WASHINGTON, DC – Today, Congressman Dave Joyce (OH-14) announced he has introduced H.R. 5521, the Rural Capital Access Act, alongside Congressman Jared Golden (ME-02). This bipartisan legislation would incentivize capital investments in rural communities by expanding the ability of the Small Business Investment Companies (SBIC) to invest in rural small businesses and improving participation in the Rural Business Investment Company (RBIC) program. Senators John Thune (SD), Jeanne Shaheen (NH) and Deb Fischer (NB) have introduced the legislation in the Senate.
“Small businesses are the lifeline of the Buckeye economy, employing more than 2.2 million Ohioans,” said Congressman Joyce. “Unfortunately, small businesses located in rural areas of our state face unique challenges in accessing capital. It’s critical that we do everything possible to ensure these businesses don’t get left behind as we work to recover from the pandemic. My bill will help improve access to investment capital for rural businesses, ensuring that each and every Main Street can offer opportunities for new businesses to grow regardless of where they are located.
“Small businesses are the key to rebuilding the economy and getting people back to work in rural communities like the ones I represent,” said Congressman Golden. “The Rural Capital Access Act will help rural small businesses get the capital they need to open or expand, hire more workers, and contribute to their local economy. I’m proud to work across the aisle with Congressman Joyce to make progress for American small businesses.”
“In rural areas where small businesses play a particularly vital role in job creation, it is critical to address the rural-urban gap in access to growth capital,” said Small Business Investor Alliance President Brett Palmer. “Rural businesses need patient, more flexible capital to help them grow and support their communities. We applaud Rep. Joyce and Rep. Golden for their leadership on this issue and for drafting a bill that will facilitate more investment in rural small businesses.”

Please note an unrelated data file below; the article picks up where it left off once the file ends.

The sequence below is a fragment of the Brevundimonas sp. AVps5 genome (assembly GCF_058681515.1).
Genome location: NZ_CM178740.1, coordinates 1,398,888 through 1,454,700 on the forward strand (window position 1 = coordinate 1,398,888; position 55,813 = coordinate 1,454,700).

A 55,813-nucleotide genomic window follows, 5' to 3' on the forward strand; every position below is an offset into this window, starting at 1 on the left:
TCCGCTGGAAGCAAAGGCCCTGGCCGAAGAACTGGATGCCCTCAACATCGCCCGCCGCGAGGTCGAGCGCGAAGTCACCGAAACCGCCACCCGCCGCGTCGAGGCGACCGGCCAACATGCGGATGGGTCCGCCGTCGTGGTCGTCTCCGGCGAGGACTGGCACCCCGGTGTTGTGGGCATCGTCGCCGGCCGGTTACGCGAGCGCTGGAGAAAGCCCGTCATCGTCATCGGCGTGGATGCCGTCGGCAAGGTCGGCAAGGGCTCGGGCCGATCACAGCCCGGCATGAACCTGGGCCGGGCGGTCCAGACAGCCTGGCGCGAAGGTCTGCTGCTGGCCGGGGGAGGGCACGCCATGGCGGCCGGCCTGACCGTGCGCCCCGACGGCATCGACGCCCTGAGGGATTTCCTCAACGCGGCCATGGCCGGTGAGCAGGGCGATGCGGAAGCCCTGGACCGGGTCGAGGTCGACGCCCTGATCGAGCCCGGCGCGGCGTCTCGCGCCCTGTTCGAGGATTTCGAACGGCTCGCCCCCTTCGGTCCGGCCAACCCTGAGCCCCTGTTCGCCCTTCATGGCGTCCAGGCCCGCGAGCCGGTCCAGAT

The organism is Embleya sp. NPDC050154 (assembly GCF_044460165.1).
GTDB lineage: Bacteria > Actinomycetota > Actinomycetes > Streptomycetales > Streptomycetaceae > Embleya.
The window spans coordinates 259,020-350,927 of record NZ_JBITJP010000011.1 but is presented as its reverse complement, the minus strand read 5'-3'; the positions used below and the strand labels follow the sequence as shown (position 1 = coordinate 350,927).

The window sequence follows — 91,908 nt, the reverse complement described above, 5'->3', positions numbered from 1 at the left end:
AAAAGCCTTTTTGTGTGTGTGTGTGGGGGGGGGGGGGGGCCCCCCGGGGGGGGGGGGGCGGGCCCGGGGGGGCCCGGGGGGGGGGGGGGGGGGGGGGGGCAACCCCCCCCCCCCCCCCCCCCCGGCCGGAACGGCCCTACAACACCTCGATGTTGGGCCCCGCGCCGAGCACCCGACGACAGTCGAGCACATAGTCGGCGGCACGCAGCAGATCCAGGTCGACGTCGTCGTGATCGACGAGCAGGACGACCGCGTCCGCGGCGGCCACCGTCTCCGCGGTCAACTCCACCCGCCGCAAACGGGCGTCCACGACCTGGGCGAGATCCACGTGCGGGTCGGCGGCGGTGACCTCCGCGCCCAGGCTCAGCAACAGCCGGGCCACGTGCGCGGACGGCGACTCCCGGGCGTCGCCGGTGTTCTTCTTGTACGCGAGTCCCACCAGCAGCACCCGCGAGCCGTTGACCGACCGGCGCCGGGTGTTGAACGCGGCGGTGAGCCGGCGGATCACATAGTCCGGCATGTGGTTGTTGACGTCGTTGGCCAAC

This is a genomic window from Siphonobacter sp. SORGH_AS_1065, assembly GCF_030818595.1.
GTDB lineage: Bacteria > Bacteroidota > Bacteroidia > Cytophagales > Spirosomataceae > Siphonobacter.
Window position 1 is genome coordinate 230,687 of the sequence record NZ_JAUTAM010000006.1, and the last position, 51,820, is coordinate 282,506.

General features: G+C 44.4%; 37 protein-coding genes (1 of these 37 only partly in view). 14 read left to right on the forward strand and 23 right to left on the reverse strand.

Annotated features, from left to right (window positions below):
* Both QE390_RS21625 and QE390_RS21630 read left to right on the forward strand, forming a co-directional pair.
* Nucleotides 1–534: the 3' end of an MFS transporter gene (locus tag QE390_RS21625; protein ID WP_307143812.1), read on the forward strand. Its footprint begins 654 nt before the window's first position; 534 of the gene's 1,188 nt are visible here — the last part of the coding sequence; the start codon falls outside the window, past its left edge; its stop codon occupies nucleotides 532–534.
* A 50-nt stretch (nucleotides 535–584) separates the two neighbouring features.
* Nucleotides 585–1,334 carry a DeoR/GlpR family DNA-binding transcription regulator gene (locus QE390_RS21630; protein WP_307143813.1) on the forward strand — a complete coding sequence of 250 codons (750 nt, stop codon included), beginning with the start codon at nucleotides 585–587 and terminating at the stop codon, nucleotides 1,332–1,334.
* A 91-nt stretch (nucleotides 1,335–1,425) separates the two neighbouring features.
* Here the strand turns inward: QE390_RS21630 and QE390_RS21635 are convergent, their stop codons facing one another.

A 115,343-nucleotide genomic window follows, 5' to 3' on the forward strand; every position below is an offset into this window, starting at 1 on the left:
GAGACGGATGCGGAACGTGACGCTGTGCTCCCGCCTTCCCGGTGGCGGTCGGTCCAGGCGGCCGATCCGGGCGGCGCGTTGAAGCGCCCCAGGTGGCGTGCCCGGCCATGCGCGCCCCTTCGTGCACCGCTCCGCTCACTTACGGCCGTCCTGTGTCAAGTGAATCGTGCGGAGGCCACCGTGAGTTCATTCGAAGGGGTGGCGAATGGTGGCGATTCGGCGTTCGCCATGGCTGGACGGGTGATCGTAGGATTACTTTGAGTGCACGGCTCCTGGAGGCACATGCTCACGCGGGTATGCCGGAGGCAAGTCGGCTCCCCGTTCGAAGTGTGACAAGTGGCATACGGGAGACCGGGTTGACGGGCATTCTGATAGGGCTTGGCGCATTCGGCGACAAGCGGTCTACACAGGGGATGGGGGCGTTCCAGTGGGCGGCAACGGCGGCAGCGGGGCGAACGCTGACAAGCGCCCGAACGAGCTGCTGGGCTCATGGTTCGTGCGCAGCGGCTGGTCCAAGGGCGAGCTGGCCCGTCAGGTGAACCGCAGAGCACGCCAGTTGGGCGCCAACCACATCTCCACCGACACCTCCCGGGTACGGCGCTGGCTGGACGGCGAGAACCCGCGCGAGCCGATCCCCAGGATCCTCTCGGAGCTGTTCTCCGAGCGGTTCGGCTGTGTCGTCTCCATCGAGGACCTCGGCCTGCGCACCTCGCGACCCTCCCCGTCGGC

The SBIC program was established in 1958 to provide investment capital to small businesses across the nation. While the SBA is authorized to provide up to $4 billion in federally backed leverage each fiscal year to help SBICs supplement their investments in small businesses, the SBA does not generally provide up to this statutory cap. The RBIC program was created in 2002 to specifically help small businesses in rural areas access investment capital. However, RBICs do not currently have access to federally backed leverage which has resulted in the operation of very few licensed RBICs.
Specifically, Joyce’s legislation would:
- Allow SBICs to receive an additional $25 million per fiscal year in federally backed leverage, ensuring they are able to take on SBA-backed debt up to $200 million so long as that additional debt is used to invest in rural businesses.
- Improve participation in the RBIC program by allowing the SBA, in consultation with U.S. Department of Agriculture (USDA), to provide RBICs access to unused federally backed leverage authorized for SBICs. Last year, the SBA backed roughly $1.8 billion in SBIC debt, falling $2 billion short of the $4 billion statutory cap.)
- Establish an interagency working group between the SBA, USDA, and industry stakeholders to improve coordination in administering the SBIC and RBIC programs, as well as develop recommendations to further improve access to capital and investment in rural areas through these programs.
You can read the full text of this bipartisan legislation here.